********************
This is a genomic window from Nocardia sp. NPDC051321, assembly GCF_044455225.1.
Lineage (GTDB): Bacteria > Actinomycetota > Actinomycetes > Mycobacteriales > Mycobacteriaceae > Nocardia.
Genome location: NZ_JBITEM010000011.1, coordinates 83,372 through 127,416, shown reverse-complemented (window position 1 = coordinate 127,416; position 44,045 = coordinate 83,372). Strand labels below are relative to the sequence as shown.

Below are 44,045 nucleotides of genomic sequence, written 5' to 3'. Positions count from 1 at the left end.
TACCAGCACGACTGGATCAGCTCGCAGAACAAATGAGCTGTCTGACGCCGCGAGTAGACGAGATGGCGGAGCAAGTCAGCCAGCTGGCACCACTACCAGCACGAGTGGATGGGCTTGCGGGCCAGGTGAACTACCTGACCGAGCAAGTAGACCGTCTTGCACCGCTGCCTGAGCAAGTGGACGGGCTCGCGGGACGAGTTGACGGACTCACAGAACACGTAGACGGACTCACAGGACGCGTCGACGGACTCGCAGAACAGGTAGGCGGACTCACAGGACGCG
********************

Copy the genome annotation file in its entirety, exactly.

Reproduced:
This is a genomic window from Nocardia sp. NPDC051321, assembly GCF_044455225.1.
Lineage (GTDB): Bacteria > Actinomycetota > Actinomycetes > Mycobacteriales > Mycobacteriaceae > Nocardia.
Genome location: NZ_JBITEM010000011.1, coordinates 83,372 through 127,416, shown reverse-complemented (window position 1 = coordinate 127,416; position 44,045 = coordinate 83,372). Strand labels below are relative to the sequence as shown.

Below are 44,045 nucleotides of genomic sequence, written 5' to 3'. Positions count from 1 at the left end.
TACCAGCACGACTGGATCAGCTCGCAGAACAAATGAGCTGTCTGACGCCGCGAGTAGACGAGATGGCGGAGCAAGTCAGCCAGCTGGCACCACTACCAGCACGAGTGGATGGGCTTGCGGGCCAGGTGAACTACCTGACCGAGCAAGTAGACCGTCTTGCACCGCTGCCTGAGCAAGTGGACGGGCTCGCGGGACGAGTTGACGGACTCACAGAACACGTAGACGGACTCACAGGACGCGTCGACGGACTCGCAGAACAGGTAGGCGGACTCACAGGACGCG